The Maine Centers for Disease Control and Prevention announced eight new coronavirus-related deaths on Thursday and another 808. This is the second day in a row that the state has reported more than 800 new cases. There are now a total of 31,958 cases since the outbreak. The eight new COVID-19-related deaths brought the total since the beginning of the pandemic to 461. Penobscott County reported three new deaths, Cumberland and York counties reported two new deaths each, and Aroostook County reported one new death. OF MAINE CORONAVIRUS: Deaths: 461 Total: 31,958 Confirmed cases: 26,334 Probable cases: 5,624 Cumulative positivity rate: 2.80% 1
The Maine Centers for Disease Control and Prevention reported eight new coronavirus-related deaths on Thursday and 808 new cases.
This is the second day in a row that the state has reported more than 800 new cases. There have been a total of 31,958 cases since the outbreak.
The eight new deaths from COVID-19 bring the total number since the beginning of the pandemic to 461.
Penobscott County reported three new deaths, Cumberland and York counties two new deaths each, and Arustock County one new death.
DATE OF MAIN CORONAVIRUS:
- Deaths: 461
- Total cases: 31,958
- Confirmed cases: 26,334
- Probable cases: 5624
- Cumulative degree of positivity: 2.80%
- 14-day degree of positivity: 5.9%
- Currently hospitalized: 207
- Resuscitation patients: 64
- Patient ventilators: 23
Get more detailed information about COVID-19 from the Maine CDC
According to the US Centers for Disease Control and Prevention, these are the symptoms to watch out for:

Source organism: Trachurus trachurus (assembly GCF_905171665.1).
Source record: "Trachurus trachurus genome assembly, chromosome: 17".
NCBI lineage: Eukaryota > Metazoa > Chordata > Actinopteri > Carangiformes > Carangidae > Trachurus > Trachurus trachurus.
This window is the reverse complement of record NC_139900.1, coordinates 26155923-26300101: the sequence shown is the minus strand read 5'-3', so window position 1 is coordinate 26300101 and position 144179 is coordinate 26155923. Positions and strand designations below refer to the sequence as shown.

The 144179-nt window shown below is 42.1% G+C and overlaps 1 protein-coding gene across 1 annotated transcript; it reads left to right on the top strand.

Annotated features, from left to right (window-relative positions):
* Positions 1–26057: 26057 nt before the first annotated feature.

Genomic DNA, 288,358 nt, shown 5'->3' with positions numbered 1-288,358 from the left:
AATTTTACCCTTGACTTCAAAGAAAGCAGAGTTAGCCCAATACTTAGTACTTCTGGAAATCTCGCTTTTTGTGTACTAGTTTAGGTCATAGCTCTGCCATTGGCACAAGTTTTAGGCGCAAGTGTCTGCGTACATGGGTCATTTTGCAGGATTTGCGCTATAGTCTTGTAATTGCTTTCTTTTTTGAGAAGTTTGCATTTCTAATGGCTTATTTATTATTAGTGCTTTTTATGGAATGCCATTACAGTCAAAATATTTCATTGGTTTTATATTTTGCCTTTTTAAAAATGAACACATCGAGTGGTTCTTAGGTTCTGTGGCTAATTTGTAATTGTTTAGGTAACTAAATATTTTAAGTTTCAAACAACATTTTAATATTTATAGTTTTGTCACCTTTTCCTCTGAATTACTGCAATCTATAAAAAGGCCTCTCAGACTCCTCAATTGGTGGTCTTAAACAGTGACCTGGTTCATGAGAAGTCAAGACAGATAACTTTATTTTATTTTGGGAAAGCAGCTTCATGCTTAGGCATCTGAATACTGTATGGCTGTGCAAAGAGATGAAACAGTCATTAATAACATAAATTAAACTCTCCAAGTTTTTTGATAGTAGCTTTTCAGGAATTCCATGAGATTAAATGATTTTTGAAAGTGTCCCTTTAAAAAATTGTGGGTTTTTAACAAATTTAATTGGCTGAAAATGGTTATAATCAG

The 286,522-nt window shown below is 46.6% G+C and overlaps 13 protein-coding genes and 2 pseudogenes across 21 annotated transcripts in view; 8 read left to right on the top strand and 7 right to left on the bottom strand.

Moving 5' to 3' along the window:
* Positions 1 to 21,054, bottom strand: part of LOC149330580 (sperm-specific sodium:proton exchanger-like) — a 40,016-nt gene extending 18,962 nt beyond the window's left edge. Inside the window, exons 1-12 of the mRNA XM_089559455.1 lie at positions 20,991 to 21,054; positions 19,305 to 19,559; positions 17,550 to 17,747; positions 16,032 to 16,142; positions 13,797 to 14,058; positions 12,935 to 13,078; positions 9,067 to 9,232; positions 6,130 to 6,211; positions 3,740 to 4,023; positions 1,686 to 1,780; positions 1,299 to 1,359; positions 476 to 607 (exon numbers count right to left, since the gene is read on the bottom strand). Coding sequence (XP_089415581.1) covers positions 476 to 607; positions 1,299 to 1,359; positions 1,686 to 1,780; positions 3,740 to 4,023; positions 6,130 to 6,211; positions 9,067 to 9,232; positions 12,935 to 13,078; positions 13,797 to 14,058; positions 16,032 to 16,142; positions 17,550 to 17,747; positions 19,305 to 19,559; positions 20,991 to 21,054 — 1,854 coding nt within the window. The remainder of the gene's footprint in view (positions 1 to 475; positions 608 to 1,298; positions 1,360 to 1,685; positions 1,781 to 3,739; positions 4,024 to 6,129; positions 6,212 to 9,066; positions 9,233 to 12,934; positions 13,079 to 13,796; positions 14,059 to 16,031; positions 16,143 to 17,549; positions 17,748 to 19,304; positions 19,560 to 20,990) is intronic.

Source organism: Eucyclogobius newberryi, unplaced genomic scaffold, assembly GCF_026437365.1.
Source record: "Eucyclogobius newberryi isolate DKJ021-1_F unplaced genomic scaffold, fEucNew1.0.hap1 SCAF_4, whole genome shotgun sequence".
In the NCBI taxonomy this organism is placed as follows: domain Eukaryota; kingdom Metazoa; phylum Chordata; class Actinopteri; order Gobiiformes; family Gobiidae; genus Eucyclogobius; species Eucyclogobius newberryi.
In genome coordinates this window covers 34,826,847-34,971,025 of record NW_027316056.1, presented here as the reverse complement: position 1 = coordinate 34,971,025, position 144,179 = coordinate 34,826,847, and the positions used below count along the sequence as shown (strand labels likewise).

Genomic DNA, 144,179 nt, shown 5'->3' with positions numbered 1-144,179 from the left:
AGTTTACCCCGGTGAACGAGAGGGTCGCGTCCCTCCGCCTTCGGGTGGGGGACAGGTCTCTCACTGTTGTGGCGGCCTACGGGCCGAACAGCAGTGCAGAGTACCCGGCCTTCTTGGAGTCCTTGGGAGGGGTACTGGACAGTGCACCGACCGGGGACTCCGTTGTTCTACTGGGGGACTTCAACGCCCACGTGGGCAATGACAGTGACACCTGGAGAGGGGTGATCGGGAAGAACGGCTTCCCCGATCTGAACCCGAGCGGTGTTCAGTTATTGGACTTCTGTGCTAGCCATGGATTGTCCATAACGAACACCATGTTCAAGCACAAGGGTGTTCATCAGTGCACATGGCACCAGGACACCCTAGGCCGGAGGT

- Fever or chills
- Shortness of breath or difficulty breathing
- Muscle or body pain
- New loss of taste or smell
- Sore throat
- Obstruction or runny nose
- Nausea or vomiting
This list does not include all possible symptoms. The CDC will continue to update this list until they learn more about the virus.
Do I need to test for COVID-19? Where can I get a test in Maine?
The CDC recommends that you consider taking a COVID-19 test if:
- have symptoms of COVID-19.
- have had close contact (within 6 feet for a total of 15 minutes or more) with someone with confirmed COVID-19.
- have been asked or referred for testing by their healthcare provider, local / outside icon or public health department.
You can find where to get a COVID-19 test in Maine by visiting Get Tested COVID-19
Emergency relief for symptoms of COVID-19
The CDC says coronavirus warning signs should be sought. If anyone shows any of these signs, seek emergency medical help immediately:
- Breathing problems
- Constant chest pain or pressure
- New confusion
- Inability to wake up or stay awake
- Bluish lips or face
This list is not all possible symptoms. Call your doctor for any other symptoms that are severe or affecting you. Call 911 or call the local emergency facility in advance: Let the operator know that you are looking for someone who has or may have COVID-19.
Maine COVID-19 Resources
- StrengthenME: The Ministry of Health and Human Services in Maine created StrengthenME to help Mainers deal with the stress and insecurity of the pandemic. The program offers a hotline that works seven days a week from 8 am to 8 pm Anyone who needs help can call the hotline at 207-221-8198.
- Maine helps: The Maine Helps website offers ways in which Mainers can directly help nonprofits, healthcare and businesses during the COVID-19 outbreak.
- FrontLine WarmLine: A telephone line from the Ministry of Health and Humanitarian Services in Maine to help people working on the fronts of the coronavirus outbreak. The telephone line will be serviced from 8 a.m. to 8 p.m. Every day by calling 207-221-8196 or 866-367-4440. The service will eventually include a text option, officials said.
- 211 Maine: State system 211 can answer common questions about the coronavirus from callers. Participants can also send texts to 898-211 to answer their questions.
- NAMI Maine Resources: NAMI Maine offers several programs to help people with mental health problems due to the COVID-19 crisis.